In part 2 of this series, the authors examined how to develop requirements and focus on them throughout complex projects.
Now that you have your business and functional requirements in hand, how do you to turn them into reality? It is time to start tackling the practical aspects of the project. While it may be tempting to jump in and just get going, spending some time up front on planning is well worth it.
Get Past the Fear Factor
Where do you start? With high-stakes, complex projects, the pressure to get it right is daunting and thinking about all of the tasks that need to be accomplished can be overwhelming. In considering the challenges that lie ahead, you may feel too many hurdles will impede implementation. You may also wonder if you have sufficient resources to tackle all parts of the project or worry about the change management required after the platform is implemented. How to do you go about rationally planning under these circumstances?
One approach is to start your planning by looking first at your desired outcome and working backwards. Ask yourself what needs to be done to achieve your goal? Another approach – our favourite – is to break the project into chunks – components, phases, and finally detailed tasks.
Identify the Moving Parts
Think about each major component of the project and set these down on paper. We like to use something visual like a process map or post-it notes. For the search project we developed a visual setting out the various components of our project, the main phases for each component and the dependencies between them. Each project component was colour-coded and each phase was numbered. This was less about the detail (that is what the plan is for), and more about keeping a big-picture perspective on the project.
The major components of our enterprise search implementation included the following.
- Taxonomy Management Tool
- Taxonomy Development
- KM Content Management Tool
- Technology Development
- Content Migration
- KM Content Clean-up
- Launch and Roll-out
- Within the broad components of any project lie many phases and discrete tasks. You need not identify all of these at the beginning, so create a project plan that allows you to add detail as the project develops. If you have no preferred vendor at the outset, your project plan will likely include demonstrations of various products and a proof-of-concept before a purchase decision is made and implementation can start.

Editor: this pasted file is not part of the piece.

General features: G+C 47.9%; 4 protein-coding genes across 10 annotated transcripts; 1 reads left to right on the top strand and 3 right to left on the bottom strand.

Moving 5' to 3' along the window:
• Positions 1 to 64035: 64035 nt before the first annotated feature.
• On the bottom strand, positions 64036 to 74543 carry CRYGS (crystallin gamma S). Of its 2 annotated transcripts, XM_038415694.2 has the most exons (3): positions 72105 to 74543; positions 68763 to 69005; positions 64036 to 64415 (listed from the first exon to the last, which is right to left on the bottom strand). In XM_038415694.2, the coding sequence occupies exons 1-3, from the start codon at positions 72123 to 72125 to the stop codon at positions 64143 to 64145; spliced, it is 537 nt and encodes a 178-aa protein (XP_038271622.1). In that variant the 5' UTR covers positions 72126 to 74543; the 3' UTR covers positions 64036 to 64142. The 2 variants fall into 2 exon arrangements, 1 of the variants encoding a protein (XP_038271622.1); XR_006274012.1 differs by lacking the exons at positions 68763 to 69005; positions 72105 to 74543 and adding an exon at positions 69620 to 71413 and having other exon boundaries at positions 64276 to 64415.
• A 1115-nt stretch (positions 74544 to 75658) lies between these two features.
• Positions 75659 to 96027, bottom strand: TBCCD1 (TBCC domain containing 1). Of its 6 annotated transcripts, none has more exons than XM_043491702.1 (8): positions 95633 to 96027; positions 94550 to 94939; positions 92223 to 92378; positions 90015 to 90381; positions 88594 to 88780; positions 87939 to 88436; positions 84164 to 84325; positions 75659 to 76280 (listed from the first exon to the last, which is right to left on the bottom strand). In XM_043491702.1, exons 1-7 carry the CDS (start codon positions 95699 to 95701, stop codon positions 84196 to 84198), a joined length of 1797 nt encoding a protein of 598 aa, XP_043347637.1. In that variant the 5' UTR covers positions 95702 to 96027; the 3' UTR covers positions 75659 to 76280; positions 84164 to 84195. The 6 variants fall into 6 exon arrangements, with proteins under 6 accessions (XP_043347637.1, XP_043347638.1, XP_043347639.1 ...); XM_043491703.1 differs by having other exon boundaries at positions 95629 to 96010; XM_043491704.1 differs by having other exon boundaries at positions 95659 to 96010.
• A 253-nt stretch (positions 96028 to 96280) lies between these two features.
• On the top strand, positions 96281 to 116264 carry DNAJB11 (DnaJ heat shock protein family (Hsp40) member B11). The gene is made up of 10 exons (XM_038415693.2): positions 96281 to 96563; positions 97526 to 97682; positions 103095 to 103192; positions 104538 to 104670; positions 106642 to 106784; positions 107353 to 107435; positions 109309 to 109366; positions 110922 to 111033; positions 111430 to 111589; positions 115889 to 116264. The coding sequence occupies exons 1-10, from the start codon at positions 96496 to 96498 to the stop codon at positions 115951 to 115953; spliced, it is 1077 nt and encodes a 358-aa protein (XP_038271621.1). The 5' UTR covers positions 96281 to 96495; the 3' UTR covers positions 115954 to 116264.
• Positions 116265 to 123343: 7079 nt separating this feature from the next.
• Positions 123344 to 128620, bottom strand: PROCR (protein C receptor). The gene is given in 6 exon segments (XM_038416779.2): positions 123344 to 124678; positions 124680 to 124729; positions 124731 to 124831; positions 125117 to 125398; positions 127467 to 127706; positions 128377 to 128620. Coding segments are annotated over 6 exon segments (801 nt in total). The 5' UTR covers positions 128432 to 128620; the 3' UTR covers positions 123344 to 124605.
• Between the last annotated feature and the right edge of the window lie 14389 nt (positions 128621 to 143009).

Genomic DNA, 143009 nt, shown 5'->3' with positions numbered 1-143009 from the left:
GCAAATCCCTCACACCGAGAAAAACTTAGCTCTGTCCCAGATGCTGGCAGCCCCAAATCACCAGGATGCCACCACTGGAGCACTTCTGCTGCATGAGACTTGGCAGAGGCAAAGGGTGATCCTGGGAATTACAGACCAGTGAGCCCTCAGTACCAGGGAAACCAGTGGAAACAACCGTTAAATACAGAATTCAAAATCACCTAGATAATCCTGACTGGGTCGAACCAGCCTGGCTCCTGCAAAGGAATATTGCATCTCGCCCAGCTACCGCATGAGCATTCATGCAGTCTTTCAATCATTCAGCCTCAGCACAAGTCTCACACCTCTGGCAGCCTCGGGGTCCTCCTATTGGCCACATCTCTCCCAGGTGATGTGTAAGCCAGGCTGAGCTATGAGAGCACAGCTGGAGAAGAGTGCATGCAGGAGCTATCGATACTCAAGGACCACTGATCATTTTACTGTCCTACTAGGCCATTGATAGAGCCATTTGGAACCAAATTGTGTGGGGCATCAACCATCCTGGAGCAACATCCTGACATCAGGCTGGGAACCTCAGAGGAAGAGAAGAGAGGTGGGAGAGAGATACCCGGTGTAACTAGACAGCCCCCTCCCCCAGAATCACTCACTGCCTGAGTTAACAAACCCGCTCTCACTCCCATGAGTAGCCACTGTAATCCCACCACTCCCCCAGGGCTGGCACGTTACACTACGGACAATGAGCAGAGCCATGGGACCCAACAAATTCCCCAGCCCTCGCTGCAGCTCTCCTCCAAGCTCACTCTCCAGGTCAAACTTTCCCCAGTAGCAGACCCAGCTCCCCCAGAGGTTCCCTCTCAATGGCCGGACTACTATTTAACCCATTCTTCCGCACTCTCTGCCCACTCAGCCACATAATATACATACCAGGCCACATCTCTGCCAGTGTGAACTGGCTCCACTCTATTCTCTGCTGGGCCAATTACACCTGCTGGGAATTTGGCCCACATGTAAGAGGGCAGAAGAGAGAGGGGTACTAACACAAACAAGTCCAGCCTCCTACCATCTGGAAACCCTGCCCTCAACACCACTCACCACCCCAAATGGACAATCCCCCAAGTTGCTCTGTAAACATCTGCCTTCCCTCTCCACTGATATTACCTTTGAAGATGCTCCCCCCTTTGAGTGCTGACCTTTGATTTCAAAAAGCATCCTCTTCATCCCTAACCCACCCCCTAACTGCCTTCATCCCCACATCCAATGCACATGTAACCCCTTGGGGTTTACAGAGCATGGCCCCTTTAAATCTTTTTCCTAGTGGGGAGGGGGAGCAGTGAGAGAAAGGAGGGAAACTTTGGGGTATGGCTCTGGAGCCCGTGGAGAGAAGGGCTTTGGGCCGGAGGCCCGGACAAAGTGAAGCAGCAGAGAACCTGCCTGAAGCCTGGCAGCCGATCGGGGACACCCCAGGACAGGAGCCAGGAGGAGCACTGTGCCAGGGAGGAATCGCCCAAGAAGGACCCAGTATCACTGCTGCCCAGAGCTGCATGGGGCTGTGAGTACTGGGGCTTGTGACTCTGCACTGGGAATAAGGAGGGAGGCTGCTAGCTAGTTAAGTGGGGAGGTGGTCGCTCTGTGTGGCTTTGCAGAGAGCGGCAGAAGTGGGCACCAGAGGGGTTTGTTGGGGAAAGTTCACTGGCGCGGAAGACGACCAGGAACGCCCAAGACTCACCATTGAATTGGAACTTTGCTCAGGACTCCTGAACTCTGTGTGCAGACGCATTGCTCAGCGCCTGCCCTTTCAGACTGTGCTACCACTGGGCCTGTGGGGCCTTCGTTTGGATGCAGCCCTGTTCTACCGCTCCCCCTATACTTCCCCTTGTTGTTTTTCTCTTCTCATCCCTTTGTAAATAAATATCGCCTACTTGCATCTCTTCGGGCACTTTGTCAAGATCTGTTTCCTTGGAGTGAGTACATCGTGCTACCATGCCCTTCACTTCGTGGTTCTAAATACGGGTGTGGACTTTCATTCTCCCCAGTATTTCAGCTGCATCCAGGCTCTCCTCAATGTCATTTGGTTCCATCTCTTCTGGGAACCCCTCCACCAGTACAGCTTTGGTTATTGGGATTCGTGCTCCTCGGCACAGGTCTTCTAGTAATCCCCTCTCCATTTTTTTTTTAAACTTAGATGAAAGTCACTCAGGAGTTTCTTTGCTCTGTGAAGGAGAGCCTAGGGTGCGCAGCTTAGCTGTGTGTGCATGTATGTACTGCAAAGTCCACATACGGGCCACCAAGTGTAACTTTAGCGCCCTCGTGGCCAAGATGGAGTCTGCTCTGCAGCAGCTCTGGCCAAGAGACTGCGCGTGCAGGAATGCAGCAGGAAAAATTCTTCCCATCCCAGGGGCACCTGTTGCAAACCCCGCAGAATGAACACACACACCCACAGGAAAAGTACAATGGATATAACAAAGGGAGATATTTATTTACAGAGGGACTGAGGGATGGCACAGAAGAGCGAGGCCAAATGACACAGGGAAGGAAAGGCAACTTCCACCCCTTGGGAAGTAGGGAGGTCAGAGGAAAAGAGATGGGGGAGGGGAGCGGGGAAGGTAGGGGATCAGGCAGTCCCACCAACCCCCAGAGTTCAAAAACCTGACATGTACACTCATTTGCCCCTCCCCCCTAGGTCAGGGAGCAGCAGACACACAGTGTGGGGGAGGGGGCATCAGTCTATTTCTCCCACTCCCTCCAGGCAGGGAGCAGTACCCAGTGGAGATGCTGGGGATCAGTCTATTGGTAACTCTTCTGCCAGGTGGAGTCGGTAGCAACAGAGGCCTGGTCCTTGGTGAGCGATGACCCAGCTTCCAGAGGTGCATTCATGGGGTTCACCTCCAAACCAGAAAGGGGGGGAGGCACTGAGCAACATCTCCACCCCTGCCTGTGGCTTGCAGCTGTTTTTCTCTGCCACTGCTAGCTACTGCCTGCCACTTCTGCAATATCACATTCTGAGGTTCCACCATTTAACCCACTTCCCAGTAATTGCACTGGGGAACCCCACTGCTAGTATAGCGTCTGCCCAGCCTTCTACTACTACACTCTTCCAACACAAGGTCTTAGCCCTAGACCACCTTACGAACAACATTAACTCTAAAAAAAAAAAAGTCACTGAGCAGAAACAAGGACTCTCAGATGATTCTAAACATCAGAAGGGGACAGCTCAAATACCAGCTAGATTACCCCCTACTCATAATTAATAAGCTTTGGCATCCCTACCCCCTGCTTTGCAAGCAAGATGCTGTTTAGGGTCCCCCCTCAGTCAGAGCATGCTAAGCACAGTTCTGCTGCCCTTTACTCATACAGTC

Assign a Project Manager
Your plan is nothing without a strong project manager at the helm throughout a complex project. If you do not have project managers at your firm, consider asking your vendor for assistance or hiring someone on contract. You can also look within your own team for someone with good organizational skills who could perform basic project management, like plotting the tasks of each phase of the project against a timeline and keeping track of what has been completed.
The project manager should attend the project meetings with your team and take notes, adjusting the timeline as needed and acting like a human “tickler system”, sending reminders as particular tasks come due. Becoming embroiled in the project’s details and losing sight of the bigger picture is all too easy. An effective project manager can prevent you from getting lost in the weeds by reinforcing your original strategy and perspective; this will help keep your team focused.
Expect the Unexpected
In any large project, issues inevitably arise that push back the project timeline. Knowing at the start where delay will come from is nearly impossible; but, be ready for hurdles and, if possible, build some flexibility into your timeline.
We found that the key to dealing with delays is to communicate, among not just the project team, but also the stakeholders. If the original launch date no longer looks feasible, try to set a realistic new launch date and strive to meet that goal. Adapting as issues arise allows you to keep moving forward, rather than being knocked sideways by every complication.
Plan, plan, and plan: The importance of planning cannot be understated. Remember Henry Ford’s words: “Nothing is particularly hard if you divide it into small jobs.” Have your project manager hold regular meetings with the core project team so everyone understands what they need to be doing. During major projects, we meet inter-departmentally at least biweekly and more frequently if we enter a particularly intense phase of the project. We also hold weekly meetings with the KM team to keep the project on course.
Take pleasure in small successes: We used our diagram of the project to keep us engaged. We felt a sense of great satisfaction each time we could cross off one of the task bubbles as completed. Celebrating the small successes along the course of a project helps keep your team motivated for the long haul.
Communicate: Any complex project involves stakeholders from multiple departments, raising all kinds of communication challenges. We have found it critical to ensure that the information coming from our own team is consistent. In our enterprise search project, we met as a team before but on the same day as our meetings with IT to ensure were all on the same page before reporting to the other department. By maintaining our lines of communication and ensuring that the messaging coming from KM was clear, we were able to improve the flow of information between departments. Having said that, we know we still have some way to go. We can only hope that our next major project will be the one where we get the balance right.
Coming in part 4: In our next post, we look at the development and implementation phase of a complex project. Rest up. You are going to need it.
By Andrea Alliston, Partner, Knowledge Management, and Nicola Shaver, Director of Knowledge Management, Stikeman Elliott LLP